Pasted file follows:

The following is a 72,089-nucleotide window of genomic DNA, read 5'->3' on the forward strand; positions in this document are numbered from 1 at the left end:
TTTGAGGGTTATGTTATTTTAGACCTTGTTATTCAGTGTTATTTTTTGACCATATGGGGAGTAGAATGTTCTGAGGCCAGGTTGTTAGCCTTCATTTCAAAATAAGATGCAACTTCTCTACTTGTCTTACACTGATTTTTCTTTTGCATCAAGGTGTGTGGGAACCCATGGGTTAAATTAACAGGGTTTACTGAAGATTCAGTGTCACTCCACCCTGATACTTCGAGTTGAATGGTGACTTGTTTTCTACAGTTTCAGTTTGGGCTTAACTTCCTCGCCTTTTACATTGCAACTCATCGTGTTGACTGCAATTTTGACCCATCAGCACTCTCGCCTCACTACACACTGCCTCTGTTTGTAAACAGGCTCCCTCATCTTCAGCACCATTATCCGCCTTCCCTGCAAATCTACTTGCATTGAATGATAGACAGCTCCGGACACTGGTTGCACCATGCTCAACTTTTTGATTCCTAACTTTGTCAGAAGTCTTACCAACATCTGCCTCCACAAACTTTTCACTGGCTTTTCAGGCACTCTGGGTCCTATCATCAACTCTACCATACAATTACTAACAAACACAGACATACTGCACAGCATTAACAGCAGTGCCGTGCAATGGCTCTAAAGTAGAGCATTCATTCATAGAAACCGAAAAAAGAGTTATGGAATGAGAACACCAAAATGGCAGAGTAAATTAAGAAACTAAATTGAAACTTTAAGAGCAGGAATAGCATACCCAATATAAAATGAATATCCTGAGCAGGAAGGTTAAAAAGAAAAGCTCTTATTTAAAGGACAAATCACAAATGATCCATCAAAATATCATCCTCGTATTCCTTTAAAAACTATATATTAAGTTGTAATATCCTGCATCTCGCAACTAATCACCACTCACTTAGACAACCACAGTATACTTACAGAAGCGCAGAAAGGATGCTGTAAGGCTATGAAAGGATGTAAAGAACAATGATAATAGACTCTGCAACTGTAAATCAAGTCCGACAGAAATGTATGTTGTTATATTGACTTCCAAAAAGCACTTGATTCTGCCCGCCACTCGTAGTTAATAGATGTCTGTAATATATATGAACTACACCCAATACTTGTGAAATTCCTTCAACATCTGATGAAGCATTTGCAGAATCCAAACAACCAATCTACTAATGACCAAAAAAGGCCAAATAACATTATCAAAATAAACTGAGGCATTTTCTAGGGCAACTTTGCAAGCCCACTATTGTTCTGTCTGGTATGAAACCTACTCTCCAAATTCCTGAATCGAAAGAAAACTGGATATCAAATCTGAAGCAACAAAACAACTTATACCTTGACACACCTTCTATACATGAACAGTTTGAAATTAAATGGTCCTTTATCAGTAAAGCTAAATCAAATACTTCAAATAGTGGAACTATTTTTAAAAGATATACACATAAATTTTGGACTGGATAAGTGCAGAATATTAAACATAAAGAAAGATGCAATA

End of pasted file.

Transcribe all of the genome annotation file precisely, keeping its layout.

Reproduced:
The following is a 72,089-nucleotide window of genomic DNA, read 5'->3' on the forward strand; positions in this document are numbered from 1 at the left end:
TTTGAGGGTTATGTTATTTTAGACCTTGTTATTCAGTGTTATTTTTTGACCATATGGGGAGTAGAATGTTCTGAGGCCAGGTTGTTAGCCTTCATTTCAAAATAAGATGCAACTTCTCTACTTGTCTTACACTGATTTTTCTTTTGCATCAAGGTGTGTGGGAACCCATGGGTTAAATTAACAGGGTTTACTGAAGATTCAGTGTCACTCCACCCTGATACTTCGAGTTGAATGGTGACTTGTTTTCTACAGTTTCAGTTTGGGCTTAACTTCCTCGCCTTTTACATTGCAACTCATCGTGTTGACTGCAATTTTGACCCATCAGCACTCTCGCCTCACTACACACTGCCTCTGTTTGTAAACAGGCTCCCTCATCTTCAGCACCATTATCCGCCTTCCCTGCAAATCTACTTGCATTGAATGATAGACAGCTCCGGACACTGGTTGCACCATGCTCAACTTTTTGATTCCTAACTTTGTCAGAAGTCTTACCAACATCTGCCTCCACAAACTTTTCACTGGCTTTTCAGGCACTCTGGGTCCTATCATCAACTCTACCATACAATTACTAACAAACACAGACATACTGCACAGCATTAACAGCAGTGCCGTGCAATGGCTCTAAAGTAGAGCATTCATTCATAGAAACCGAAAAAAGAGTTATGGAATGAGAACACCAAAATGGCAGAGTAAATTAAGAAACTAAATTGAAACTTTAAGAGCAGGAATAGCATACCCAATATAAAATGAATATCCTGAGCAGGAAGGTTAAAAAGAAAAGCTCTTATTTAAAGGACAAATCACAAATGATCCATCAAAATATCATCCTCGTATTCCTTTAAAAACTATATATTAAGTTGTAATATCCTGCATCTCGCAACTAATCACCACTCACTTAGACAACCACAGTATACTTACAGAAGCGCAGAAAGGATGCTGTAAGGCTATGAAAGGATGTAAAGAACAATGATAATAGACTCTGCAACTGTAAATCAAGTCCGACAGAAATGTATGTTGTTATATTGACTTCCAAAAAGCACTTGATTCTGCCCGCCACTCGTAGTTAATAGATGTCTGTAATATATATGAACTACACCCAATACTTGTGAAATTCCTTCAACATCTGATGAAGCATTTGCAGAATCCAAACAACCAATCTACTAATGACCAAAAAAGGCCAAATAACATTATCAAAATAAACTGAGGCATTTTCTAGGGCAACTTTGCAAGCCCACTATTGTTCTGTCTGGTATGAAACCTACTCTCCAAATTCCTGAATCGAAAGAAAACTGGATATCAAATCTGAAGCAACAAAACAACTTATACCTTGACACACCTTCTATACATGAACAGTTTGAAATTAAATGGTCCTTTATCAGTAAAGCTAAATCAAATACTTCAAATAGTGGAACTATTTTTAAAAGATATACACATAAATTTTGGACTGGATAAGTGCAGAATATTAAACATAAAGAAAGATGCAATA